|Alternate Reading 1:
|1 Samuel 15:34-13
|2 Corinthians 5:6-10 (11-13), 14-17
By Jeanyne B Slettom
1 Samuel 15:34-13
All these readings make a point of lifting up the smallest and the ones typically overlooked. It is both a subtle way of challenging our societal values of biggest and most impressive as best, and, at the same time, a way to demonstrate the intrinsic value of all life to God.
The story of David’s anointing is almost comical in its presentation of one after the other of Jesse’s sons. This one? No. This one? No. Well, then THIS one? No. Stymied, Samuel has to ask if all Jesse’s sons have been presented to him. And then comes David, the eighth and youngest son, out of sight, out of mind, not even a character in the story until there is no where else for Samuel to turn.
How often does God surprise us by choosing an unknown, a nobody in the eyes of the world, to change history? We know that a lot preceded the moment when Rosa Parks decided to stay in her seat on the bus, but history recalls that as a defining moment in the Civil Rights movement. Liberation movements—in organizations, in governments, in societies—come from the bottom up, and from unexpected sources.
The same is true in ourselves. Some overlooked part of us, some truth we avoid or deny or refuse to integrate, holds the key to well-being and wholeness. Like Jung’s shadow archetype, there is an eighth son in us—overlooked, out in the pasture—and there is no answer to our seeking until we bring this one back into the room.
The value of the small, overlooked person, or aspect, or option is apparent in this: that nothing is overlooked by God, and nothing is so small that it does not have at least some influence on the future. Moreover, it is in many small actions that we see the creative and transforming power of God. Rosa Parks didn’t start the Civil Rights movement, but her story was a tipping point that widened the possibilities for change. And what is historical is also personal: help comes from unexpected places; small changes in behavior can tip into life-changing new habits.
This psalm reinforces the distinction between the security of worldly acquisitions (the “outward appearance” in the previous text) and the true sanctuary offered by God. By placing the heart’s desire and the fulfillment of plans in the context of the contrast between pride in God and pride in chariots, the psalmist nudges us toward directing our desires and plans to God, who alone endures.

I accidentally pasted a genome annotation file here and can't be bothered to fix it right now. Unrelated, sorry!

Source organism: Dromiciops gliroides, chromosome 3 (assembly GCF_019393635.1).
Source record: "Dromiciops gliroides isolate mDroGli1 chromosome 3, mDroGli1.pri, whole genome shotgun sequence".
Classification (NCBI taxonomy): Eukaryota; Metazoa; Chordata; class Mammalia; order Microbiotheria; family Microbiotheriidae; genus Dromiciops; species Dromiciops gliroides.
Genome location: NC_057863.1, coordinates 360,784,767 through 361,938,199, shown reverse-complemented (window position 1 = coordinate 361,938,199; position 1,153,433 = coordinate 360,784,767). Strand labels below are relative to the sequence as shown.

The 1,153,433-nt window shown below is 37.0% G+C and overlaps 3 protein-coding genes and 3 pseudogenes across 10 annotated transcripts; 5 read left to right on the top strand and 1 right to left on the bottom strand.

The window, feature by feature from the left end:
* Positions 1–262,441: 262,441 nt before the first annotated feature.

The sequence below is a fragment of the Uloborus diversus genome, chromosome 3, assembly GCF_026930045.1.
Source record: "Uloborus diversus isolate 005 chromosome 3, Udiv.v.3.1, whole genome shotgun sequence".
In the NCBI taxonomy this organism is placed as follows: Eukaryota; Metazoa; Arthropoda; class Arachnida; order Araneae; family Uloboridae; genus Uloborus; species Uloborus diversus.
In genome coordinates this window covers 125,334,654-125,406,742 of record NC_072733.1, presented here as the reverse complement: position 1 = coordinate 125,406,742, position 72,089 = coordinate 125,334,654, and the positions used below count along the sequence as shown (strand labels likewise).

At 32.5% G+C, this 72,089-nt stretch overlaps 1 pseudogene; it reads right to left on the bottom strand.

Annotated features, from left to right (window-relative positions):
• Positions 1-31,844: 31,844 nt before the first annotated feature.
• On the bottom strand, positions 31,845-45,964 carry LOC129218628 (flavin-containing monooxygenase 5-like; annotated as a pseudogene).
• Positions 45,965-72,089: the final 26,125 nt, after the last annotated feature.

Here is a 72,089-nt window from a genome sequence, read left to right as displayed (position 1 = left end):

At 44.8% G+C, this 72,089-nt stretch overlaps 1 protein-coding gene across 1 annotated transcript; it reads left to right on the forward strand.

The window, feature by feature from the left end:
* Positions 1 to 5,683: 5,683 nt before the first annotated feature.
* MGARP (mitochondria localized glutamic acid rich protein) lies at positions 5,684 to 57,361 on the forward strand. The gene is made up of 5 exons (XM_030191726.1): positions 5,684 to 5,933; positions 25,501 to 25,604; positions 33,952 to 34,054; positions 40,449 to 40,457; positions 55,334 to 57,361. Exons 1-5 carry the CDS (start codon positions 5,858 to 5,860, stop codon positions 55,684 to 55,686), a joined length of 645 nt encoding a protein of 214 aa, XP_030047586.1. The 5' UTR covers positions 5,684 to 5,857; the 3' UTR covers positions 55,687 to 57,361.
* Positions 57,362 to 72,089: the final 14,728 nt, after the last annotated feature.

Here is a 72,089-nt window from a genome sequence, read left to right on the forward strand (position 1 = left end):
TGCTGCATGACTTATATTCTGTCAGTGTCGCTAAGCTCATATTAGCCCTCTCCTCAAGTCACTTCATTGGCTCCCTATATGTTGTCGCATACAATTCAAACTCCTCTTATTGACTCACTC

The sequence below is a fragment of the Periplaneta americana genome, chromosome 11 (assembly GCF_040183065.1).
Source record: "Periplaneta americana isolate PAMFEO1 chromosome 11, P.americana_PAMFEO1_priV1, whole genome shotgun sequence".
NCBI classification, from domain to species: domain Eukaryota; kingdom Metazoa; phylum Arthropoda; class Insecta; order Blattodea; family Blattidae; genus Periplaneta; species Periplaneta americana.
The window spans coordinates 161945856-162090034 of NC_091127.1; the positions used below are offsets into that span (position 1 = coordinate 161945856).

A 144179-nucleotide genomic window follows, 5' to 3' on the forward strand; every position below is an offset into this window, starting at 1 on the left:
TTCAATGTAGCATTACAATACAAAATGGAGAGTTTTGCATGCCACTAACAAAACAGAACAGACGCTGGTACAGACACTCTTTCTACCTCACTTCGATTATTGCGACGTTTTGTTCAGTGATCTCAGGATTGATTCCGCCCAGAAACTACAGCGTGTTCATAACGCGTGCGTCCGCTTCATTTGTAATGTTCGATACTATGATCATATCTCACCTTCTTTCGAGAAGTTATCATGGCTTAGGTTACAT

This alternate text is similar in theme to the verses from Samuel. God acknowledges the tall cedar, but expresses particular interest in the sprig. From this small thing, God will establish something noble, something the bears fruit, provides shady branches for the nests of birds and all winged creatures. We are encouraged again to look at something small—a sprig, hardly distinguishable from the rest of the tree—which God uses to nourish growth, provide shade and sanctuary. Where are the “sprigs” in our churches, our families, ourselves? What is so blended in with everything else that its possibilities are recognized only by God?
2 Corinthians 5:6-10 (11-13), 14-17
The heart of this text comes at the end: “if anyone is in Christ, there is a new creation: everything old has passed away; see, everything has become new!” This is the promise—and experience—of transformation that energized the early church and continues to manifest in the lives of people today.
In a process understanding, much of our moments are simple replications of the past; we conform not just to society, but to our immediate past and the memories we drag continually into each new moment. We need to shake up all that continuity and repetition, and with his logic-defying parables and messages of the kingdom, this is precisely what Jesus did. His methods and message interrupted the flow of past into present by suggesting a new way to think about things. Jesus is a master at producing the sudden “game-changing” insight that makes us question all of our assumptions. The gospels call this “aha” moment a metanoia, rather inadequately translated as “repentance.” The word “repentance” captures the sense of a complete turn-around, but its cultural connotations have stripped it of its deeper meaning of transformation.
Look, Paul is saying, we used to see things the old way, but when we had a Christ experience, we died to that old way and were reborn to something entirely new and different. The Christ experience is a definitive turning point—a transformation, metanoia, turning—that forever after causes us to view the past without attachment, and that opens us to new possibilities. We face the future with confidence, with a sense of being “at home” in Christ, because with each moment we open ourselves to his way of seeing the world. We open ourselves more fully to God’s vision and desire for the world, and we open ourselves to the mutual abiding that Jesus himself experienced and taught.
Once again we are dealing with the value of the small. There are obviously so many applications of this text to historical and personal evolution, but from a process perspective the point is simply that from one moment to the next, God is present and offering us a way forward. When we open ourselves to God’s possibilities, it is often the tiniest change that opens up a new trajectory, weak at first, but then growing stronger, until it overcomes resistance, obstacles, habitual behavior. The mustard seed metaphor stands on its own, but there are so many more organic images that reinforce the point—such as the Mississippi River, which starts as a stream in northern Minnesota small enough to step over and becomes progressively wider, until it spreads through the Louisiana delta to the Gulf of Mexico. Wherever we are in journey, God is always ready to gurgle up from underground, to plant a small seed, to open us to more than we can imagine.